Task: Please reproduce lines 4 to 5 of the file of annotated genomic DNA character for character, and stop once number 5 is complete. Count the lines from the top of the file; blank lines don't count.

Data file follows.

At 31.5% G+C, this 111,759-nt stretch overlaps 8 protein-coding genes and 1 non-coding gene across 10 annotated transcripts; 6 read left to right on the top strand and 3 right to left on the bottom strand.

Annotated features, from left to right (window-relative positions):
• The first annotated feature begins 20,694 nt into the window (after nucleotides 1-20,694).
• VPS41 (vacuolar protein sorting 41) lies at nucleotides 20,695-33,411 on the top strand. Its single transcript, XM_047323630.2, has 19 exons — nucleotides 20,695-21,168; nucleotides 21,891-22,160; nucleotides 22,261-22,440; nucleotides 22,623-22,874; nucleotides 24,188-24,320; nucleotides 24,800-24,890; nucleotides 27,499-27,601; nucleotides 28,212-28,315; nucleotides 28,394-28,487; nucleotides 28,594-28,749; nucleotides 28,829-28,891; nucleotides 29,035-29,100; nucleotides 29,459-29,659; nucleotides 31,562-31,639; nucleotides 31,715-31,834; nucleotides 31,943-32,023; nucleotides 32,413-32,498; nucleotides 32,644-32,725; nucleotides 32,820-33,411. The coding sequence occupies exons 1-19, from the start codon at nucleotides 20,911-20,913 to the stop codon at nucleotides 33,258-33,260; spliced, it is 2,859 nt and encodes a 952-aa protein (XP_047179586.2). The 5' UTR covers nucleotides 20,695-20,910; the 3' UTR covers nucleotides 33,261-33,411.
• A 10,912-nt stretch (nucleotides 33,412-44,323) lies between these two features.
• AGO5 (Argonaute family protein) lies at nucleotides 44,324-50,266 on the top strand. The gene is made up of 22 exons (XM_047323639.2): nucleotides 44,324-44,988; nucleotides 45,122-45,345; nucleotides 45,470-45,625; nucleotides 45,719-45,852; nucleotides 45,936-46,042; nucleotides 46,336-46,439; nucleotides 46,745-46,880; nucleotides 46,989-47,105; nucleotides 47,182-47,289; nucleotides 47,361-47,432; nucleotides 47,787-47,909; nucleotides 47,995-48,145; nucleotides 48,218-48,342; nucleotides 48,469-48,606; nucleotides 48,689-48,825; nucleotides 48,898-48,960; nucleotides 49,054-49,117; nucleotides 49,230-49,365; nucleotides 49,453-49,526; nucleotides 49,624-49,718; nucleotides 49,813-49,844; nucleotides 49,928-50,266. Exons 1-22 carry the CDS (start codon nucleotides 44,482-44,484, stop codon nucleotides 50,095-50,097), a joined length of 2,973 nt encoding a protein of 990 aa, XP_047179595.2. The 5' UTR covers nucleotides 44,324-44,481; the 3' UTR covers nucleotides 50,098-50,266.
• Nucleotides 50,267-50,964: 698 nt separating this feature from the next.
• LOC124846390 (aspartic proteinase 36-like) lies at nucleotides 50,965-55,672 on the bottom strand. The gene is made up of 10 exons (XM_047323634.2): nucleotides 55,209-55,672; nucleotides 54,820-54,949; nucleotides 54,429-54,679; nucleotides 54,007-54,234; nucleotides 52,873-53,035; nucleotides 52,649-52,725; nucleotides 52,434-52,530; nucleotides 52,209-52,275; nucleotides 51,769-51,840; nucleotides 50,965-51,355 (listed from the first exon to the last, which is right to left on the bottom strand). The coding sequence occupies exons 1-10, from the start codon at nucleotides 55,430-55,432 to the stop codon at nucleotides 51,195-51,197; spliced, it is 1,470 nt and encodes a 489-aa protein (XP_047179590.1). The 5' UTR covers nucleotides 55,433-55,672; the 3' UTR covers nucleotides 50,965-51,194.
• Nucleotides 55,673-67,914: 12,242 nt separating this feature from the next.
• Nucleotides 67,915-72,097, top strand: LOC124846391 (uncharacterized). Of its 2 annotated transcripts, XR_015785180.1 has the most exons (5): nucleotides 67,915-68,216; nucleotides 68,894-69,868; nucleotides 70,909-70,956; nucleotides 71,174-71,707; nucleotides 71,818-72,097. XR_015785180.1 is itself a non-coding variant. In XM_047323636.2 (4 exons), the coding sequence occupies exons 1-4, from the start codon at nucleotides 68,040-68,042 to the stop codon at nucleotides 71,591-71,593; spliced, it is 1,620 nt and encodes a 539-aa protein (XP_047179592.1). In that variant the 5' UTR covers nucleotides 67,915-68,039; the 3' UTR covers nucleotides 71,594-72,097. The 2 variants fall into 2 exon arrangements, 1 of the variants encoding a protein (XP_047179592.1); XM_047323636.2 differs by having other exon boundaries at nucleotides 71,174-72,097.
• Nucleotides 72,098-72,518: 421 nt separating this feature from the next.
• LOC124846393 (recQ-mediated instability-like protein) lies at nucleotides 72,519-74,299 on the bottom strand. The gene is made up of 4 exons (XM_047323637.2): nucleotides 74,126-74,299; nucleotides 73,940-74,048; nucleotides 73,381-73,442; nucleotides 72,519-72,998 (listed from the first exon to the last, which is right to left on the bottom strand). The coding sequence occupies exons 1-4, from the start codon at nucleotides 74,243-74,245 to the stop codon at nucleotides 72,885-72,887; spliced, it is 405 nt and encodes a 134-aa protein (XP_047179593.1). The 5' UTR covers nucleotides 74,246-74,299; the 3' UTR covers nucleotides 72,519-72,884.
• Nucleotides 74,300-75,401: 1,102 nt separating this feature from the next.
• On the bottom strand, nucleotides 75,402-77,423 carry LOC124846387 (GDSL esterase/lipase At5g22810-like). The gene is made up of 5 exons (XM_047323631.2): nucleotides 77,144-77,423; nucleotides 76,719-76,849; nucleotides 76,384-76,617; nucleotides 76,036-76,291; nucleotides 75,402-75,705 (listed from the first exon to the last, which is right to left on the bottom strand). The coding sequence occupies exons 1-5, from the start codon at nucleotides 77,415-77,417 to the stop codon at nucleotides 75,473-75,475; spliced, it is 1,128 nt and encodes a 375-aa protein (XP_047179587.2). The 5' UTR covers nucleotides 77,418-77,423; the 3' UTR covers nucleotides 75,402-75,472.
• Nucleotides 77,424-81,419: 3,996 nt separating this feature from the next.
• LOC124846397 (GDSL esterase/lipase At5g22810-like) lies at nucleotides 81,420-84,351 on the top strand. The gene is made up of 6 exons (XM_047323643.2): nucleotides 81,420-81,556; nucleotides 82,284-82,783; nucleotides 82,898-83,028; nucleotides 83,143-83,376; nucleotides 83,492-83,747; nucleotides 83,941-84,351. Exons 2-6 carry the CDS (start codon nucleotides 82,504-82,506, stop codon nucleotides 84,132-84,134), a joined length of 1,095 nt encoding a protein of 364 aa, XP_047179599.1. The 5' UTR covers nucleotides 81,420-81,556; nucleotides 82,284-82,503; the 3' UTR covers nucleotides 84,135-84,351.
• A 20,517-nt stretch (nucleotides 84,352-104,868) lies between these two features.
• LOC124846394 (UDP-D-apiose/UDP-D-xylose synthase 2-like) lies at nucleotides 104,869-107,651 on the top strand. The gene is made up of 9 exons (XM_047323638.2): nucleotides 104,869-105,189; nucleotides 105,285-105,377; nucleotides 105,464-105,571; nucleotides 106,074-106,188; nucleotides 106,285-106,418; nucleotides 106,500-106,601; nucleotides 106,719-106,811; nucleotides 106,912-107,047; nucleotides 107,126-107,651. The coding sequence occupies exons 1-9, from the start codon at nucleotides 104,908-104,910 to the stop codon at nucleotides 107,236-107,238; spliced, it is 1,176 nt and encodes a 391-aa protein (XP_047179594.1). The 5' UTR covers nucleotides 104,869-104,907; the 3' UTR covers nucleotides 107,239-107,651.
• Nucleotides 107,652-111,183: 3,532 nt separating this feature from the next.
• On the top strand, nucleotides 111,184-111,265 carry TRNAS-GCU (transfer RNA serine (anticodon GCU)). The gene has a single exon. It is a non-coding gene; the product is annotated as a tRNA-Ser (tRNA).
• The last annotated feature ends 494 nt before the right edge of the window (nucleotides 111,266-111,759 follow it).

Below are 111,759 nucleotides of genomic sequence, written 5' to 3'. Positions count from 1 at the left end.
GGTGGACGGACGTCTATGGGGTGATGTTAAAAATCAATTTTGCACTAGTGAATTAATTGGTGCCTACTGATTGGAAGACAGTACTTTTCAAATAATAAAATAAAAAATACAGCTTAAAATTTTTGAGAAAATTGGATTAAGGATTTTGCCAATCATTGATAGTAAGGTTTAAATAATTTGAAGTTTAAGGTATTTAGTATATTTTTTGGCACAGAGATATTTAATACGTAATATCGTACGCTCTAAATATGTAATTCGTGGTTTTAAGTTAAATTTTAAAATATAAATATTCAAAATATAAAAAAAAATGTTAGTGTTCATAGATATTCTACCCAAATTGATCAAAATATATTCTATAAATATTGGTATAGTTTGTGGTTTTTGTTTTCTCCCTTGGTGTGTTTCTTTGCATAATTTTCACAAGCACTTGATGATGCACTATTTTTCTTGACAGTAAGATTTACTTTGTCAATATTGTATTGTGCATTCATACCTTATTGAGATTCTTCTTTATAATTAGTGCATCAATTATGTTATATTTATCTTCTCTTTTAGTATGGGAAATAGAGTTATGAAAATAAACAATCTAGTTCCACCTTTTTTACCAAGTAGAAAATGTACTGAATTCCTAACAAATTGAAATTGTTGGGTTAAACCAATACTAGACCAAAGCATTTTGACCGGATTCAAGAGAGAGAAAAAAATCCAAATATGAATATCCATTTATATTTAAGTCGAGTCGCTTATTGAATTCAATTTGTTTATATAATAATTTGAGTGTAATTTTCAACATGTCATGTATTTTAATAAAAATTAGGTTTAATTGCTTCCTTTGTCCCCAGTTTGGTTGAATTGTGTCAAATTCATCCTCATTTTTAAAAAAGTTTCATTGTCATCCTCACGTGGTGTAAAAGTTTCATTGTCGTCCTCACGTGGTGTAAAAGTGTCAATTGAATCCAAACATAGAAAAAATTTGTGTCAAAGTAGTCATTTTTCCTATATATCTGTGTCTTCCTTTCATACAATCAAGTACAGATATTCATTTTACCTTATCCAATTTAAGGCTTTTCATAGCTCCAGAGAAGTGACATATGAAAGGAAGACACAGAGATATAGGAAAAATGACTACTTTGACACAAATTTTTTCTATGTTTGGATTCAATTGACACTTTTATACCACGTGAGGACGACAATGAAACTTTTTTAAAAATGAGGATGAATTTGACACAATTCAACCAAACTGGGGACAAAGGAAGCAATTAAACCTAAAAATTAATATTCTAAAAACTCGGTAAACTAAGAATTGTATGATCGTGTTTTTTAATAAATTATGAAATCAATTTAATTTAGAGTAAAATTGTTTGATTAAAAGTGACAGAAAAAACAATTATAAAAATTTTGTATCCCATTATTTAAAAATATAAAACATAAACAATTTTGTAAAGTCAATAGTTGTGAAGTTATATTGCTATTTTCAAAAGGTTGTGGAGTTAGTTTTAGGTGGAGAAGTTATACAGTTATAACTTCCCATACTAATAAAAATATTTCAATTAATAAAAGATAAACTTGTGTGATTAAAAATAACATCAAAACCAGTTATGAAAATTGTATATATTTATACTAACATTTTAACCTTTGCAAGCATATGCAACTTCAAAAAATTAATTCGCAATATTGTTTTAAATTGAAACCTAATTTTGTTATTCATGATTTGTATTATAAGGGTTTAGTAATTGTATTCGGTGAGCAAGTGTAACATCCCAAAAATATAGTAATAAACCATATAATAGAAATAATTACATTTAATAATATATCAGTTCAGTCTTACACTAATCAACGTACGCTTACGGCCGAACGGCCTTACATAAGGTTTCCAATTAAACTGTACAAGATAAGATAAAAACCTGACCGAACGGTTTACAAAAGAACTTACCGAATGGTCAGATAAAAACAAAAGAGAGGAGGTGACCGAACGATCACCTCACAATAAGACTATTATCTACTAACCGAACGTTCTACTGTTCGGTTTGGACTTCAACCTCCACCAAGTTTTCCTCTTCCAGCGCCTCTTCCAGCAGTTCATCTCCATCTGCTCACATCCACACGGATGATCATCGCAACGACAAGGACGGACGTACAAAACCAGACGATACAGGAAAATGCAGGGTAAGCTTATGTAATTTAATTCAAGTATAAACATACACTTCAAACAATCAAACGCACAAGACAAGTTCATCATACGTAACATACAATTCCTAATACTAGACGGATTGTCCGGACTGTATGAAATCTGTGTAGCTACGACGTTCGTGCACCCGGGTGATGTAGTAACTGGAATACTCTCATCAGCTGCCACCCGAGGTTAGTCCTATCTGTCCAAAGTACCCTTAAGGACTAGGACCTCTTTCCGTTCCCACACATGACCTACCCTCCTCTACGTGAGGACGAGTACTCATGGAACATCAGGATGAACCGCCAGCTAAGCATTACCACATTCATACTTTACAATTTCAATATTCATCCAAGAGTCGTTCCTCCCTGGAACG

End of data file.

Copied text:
• VPS41 (vacuolar protein sorting 41) lies at nucleotides 20,695-33,411 on the top strand. Its single transcript, XM_047323630.2, has 19 exons — nucleotides 20,695-21,168; nucleotides 21,891-22,160; nucleotides 22,261-22,440; nucleotides 22,623-22,874; nucleotides 24,188-24,320; nucleotides 24,800-24,890; nucleotides 27,499-27,601; nucleotides 28,212-28,315; nucleotides 28,394-28,487; nucleotides 28,594-28,749; nucleotides 28,829-28,891; nucleotides 29,035-29,100; nucleotides 29,459-29,659; nucleotides 31,562-31,639; nucleotides 31,715-31,834; nucleotides 31,943-32,023; nucleotides 32,413-32,498; nucleotides 32,644-32,725; nucleotides 32,820-33,411. The coding sequence occupies exons 1-19, from the start codon at nucleotides 20,911-20,913 to the stop codon at nucleotides 33,258-33,260; spliced, it is 2,859 nt and encodes a 952-aa protein (XP_047179586.2). The 5' UTR covers nucleotides 20,695-20,910; the 3' UTR covers nucleotides 33,261-33,411.
• A 10,912-nt stretch (nucleotides 33,412-44,323) lies between these two features.